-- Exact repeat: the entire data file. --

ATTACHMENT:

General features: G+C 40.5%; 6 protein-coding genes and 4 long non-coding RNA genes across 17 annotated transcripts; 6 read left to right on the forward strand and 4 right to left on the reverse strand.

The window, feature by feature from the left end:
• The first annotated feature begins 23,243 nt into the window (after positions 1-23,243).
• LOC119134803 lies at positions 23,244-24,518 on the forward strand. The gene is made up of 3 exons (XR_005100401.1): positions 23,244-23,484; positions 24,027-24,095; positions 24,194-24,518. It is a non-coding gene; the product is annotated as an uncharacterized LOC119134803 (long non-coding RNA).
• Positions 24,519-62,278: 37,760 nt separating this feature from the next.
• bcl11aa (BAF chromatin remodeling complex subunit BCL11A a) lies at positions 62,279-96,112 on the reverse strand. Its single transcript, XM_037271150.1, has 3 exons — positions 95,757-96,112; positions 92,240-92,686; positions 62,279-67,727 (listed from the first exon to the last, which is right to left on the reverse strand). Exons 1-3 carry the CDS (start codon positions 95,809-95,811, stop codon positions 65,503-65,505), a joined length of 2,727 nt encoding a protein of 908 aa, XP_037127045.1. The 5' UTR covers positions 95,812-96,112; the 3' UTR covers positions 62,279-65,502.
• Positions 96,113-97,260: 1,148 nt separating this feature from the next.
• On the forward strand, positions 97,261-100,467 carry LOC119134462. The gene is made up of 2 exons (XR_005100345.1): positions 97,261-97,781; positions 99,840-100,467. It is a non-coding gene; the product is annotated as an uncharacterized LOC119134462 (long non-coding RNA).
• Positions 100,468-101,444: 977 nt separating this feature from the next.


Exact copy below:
General features: G+C 40.5%; 6 protein-coding genes and 4 long non-coding RNA genes across 17 annotated transcripts; 6 read left to right on the forward strand and 4 right to left on the reverse strand.

The window, feature by feature from the left end:
• The first annotated feature begins 23,243 nt into the window (after positions 1-23,243).
• LOC119134803 lies at positions 23,244-24,518 on the forward strand. The gene is made up of 3 exons (XR_005100401.1): positions 23,244-23,484; positions 24,027-24,095; positions 24,194-24,518. It is a non-coding gene; the product is annotated as an uncharacterized LOC119134803 (long non-coding RNA).
• Positions 24,519-62,278: 37,760 nt separating this feature from the next.
• bcl11aa (BAF chromatin remodeling complex subunit BCL11A a) lies at positions 62,279-96,112 on the reverse strand. Its single transcript, XM_037271150.1, has 3 exons — positions 95,757-96,112; positions 92,240-92,686; positions 62,279-67,727 (listed from the first exon to the last, which is right to left on the reverse strand). Exons 1-3 carry the CDS (start codon positions 95,809-95,811, stop codon positions 65,503-65,505), a joined length of 2,727 nt encoding a protein of 908 aa, XP_037127045.1. The 5' UTR covers positions 95,812-96,112; the 3' UTR covers positions 62,279-65,502.
• Positions 96,113-97,260: 1,148 nt separating this feature from the next.
• On the forward strand, positions 97,261-100,467 carry LOC119134462. The gene is made up of 2 exons (XR_005100345.1): positions 97,261-97,781; positions 99,840-100,467. It is a non-coding gene; the product is annotated as an uncharacterized LOC119134462 (long non-coding RNA).
• Positions 100,468-101,444: 977 nt separating this feature from the next.